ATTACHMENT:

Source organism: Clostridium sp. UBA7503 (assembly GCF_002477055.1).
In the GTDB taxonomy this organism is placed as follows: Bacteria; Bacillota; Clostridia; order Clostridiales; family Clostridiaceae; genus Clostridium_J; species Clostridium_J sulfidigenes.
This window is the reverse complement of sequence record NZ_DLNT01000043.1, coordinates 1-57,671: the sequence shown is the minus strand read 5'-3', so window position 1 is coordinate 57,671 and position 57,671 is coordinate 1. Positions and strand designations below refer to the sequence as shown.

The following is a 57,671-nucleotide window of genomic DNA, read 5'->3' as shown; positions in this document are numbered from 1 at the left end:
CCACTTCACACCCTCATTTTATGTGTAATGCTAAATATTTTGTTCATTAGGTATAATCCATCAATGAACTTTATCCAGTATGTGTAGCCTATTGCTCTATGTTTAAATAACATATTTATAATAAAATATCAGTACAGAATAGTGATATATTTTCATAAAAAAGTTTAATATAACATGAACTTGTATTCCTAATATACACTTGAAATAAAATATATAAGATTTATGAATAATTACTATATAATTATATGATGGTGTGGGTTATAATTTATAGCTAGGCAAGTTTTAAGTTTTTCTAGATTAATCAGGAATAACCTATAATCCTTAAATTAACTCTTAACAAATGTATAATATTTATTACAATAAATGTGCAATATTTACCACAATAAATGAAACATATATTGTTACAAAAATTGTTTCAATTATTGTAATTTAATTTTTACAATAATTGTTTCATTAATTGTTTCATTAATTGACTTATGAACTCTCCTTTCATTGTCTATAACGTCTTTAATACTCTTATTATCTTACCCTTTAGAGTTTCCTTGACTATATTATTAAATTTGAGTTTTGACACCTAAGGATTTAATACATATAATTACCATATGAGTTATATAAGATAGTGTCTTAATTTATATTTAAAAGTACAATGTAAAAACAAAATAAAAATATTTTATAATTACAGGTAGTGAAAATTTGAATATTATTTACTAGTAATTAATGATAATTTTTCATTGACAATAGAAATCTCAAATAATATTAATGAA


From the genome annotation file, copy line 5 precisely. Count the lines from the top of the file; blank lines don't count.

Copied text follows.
CCACTTCACACCCTCATTTTATGTGTAATGCTAAATATTTTGTTCATTAGGTATAATCCATCAATGAACTTTATCCAGTATGTGTAGCCTATTGCTCTATGTTTAAATAACATATTTATAATAAAATATCAGTACAGAATAGTGATATATTTTCATAAAAAAGTTTAATATAACATGAACTTGTATTCCTAATATACACTTGAAATAAAATATATAAGATTTATGAATAATTACTATATAATTATATGATGGTGTGGGTTATAATTTATAGCTAGGCAAGTTTTAAGTTTTTCTAGATTAATCAGGAATAACCTATAATCCTTAAATTAACTCTTAACAAATGTATAATATTTATTACAATAAATGTGCAATATTTACCACAATAAATGAAACATATATTGTTACAAAAATTGTTTCAATTATTGTAATTTAATTTTTACAATAATTGTTTCATTAATTGTTTCATTAATTGACTTATGAACTCTCCTTTCATTGTCTATAACGTCTTTAATACTCTTATTATCTTACCCTTTAGAGTTTCCTTGACTATATTATTAAATTTGAGTTTTGACACCTAAGGATTTAATACATATAATTACCATATGAGTTATATAAGATAGTGTCTTAATTTATATTTAAAAGTACAATGTAAAAACAAAATAAAAATATTTTATAATTACAGGTAGTGAAAATTTGAATATTATTTACTAGTAATTAATGATAATTTTTCATTGACAATAGAAATCTCAAATAATATTAATGAA